If you’ve drunk the MBA kool-aid, you believe VCs and M&A bean-counters rationally price their investments. If an honest professor has confessed to you that company valuation is a black art, i.e., that there’s a heavy dose of intuition involved, you’ve been ahead of the game. The Twitter cockup now shows valuation to be a total dice-roll.
There are, in any case, fewer reasons to buy a company. In the knowledge age and the digital era, there are few hard assets (capital equipment or real estate) to acquire. Then what? The engineers? The brand? The eyeballs?
The knowledge workers are the company’s most valuable asset. Why not just hire them away? Then you don’t have to buy the company. Is the brand an asset? Much less than in earlier times*: Brands used to signal trust in product quality, but society’s trust in institutions has been in marked decline. The eyeballs, maybe. There are alternate social media platforms out there, but the users’ “switching costs” are high, in terms of bringing all their contacts along to a new platform. And as always, eyeballs translate to ad revenue.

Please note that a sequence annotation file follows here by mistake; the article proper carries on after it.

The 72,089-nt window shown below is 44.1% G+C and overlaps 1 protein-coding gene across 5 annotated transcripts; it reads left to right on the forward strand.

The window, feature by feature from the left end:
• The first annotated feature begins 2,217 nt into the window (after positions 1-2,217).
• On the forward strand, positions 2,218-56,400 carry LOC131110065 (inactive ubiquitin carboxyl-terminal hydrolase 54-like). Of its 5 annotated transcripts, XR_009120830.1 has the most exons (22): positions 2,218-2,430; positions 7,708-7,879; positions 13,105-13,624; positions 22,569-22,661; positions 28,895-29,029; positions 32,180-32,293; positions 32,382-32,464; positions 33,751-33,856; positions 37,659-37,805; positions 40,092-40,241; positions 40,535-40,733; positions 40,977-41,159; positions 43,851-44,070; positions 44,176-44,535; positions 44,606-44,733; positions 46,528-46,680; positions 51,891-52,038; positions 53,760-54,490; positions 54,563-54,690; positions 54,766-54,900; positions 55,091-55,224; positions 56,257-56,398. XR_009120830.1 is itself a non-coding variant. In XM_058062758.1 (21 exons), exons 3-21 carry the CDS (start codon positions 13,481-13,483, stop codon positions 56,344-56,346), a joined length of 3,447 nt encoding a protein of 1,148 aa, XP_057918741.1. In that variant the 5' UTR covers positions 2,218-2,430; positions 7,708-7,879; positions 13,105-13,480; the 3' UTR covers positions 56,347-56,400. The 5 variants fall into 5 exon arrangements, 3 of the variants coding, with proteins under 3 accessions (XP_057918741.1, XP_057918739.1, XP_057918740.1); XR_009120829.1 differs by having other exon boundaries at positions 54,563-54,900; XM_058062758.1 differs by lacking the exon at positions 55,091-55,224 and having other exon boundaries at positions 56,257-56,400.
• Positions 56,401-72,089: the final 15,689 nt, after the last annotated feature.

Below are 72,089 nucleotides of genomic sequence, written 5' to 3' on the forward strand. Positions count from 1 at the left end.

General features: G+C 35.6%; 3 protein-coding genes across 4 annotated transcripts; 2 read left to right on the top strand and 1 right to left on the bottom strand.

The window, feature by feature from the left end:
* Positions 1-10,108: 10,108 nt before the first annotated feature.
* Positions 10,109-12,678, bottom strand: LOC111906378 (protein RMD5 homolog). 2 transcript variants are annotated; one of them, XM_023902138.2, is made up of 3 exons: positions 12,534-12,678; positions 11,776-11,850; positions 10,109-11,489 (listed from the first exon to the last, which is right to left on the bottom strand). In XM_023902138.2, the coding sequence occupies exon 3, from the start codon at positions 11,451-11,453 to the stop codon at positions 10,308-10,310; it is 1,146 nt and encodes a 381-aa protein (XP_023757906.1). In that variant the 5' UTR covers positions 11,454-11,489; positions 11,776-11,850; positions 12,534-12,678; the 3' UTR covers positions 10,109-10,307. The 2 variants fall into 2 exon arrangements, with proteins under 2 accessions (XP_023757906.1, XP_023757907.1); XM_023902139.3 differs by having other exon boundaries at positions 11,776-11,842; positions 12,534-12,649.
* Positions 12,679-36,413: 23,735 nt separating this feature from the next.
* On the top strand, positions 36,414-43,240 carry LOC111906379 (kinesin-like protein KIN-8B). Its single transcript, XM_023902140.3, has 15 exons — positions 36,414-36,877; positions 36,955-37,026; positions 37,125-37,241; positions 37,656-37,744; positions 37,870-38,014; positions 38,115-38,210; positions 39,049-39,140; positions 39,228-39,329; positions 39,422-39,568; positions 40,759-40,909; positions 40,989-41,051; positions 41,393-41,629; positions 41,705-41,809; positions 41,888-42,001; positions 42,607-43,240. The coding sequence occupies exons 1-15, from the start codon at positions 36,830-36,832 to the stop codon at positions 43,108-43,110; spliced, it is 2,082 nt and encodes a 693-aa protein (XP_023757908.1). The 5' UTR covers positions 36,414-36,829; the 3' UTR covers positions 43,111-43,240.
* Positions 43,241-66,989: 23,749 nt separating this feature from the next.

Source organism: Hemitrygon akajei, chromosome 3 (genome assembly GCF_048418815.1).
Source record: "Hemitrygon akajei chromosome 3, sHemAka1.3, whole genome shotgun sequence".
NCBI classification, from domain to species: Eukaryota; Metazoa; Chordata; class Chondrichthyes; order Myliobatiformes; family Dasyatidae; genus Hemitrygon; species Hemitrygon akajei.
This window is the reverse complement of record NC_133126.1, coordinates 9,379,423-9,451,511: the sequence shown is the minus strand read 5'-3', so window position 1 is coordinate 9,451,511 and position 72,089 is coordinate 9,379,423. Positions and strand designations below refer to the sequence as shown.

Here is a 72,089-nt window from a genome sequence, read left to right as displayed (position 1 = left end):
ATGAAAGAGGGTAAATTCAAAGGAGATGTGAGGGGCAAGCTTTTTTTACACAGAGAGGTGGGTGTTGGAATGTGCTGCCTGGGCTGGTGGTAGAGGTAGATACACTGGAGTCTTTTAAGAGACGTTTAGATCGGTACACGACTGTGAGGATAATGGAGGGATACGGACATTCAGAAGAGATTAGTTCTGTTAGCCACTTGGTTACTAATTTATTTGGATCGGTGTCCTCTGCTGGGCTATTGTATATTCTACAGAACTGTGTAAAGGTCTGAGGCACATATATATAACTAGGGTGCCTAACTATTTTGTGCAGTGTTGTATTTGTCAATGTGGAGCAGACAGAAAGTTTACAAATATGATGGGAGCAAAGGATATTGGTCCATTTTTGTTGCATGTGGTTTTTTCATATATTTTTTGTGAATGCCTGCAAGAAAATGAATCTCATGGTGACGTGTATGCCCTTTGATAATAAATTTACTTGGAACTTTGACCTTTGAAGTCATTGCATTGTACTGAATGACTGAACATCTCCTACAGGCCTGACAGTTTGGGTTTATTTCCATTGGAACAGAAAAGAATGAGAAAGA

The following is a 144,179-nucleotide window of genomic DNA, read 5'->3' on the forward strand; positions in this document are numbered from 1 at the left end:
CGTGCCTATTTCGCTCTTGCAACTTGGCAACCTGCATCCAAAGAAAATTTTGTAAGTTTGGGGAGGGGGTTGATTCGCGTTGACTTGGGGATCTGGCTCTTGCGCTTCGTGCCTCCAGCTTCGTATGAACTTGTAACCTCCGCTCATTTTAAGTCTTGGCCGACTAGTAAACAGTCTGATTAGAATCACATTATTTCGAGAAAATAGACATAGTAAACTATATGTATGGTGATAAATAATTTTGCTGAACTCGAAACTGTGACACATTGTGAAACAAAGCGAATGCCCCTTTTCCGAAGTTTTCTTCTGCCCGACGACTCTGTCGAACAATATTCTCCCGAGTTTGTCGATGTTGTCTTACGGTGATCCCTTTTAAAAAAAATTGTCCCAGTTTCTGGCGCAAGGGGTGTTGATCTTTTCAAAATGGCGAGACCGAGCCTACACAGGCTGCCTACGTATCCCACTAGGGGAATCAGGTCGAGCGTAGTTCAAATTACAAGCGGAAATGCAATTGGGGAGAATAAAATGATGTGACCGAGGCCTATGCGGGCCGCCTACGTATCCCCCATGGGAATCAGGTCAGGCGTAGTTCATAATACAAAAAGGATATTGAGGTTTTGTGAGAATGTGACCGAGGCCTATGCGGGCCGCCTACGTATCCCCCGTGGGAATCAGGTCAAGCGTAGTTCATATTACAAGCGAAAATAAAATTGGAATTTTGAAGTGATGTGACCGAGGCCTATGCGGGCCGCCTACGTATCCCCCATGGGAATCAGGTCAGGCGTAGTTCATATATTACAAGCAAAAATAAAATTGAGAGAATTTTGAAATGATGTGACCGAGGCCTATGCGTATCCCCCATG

Wait, not always! Musk wants to turn Twitter’s model from ads to subscription-base. He’s fired engineers so indiscriminately that he can’t even get back into his own building! Permitting hate speech once again damages the Twitter brand. Three strikes! And he’s out! To the tune of billions of $.
Gossip has it that Musk’s true goal is to turn Twitter into a right-wing propaganda machine. Probably bad timing, as after the U.S. midterm elections even Fox “News” is close to giving up the ghost. Donald Trump, yesterday’s rightist hero now allowed back on Twitter, won’t be much of an attraction.
When a company is acquired for political rather than economic reasons, and when the buyer has money to burn, valuation flies out the window.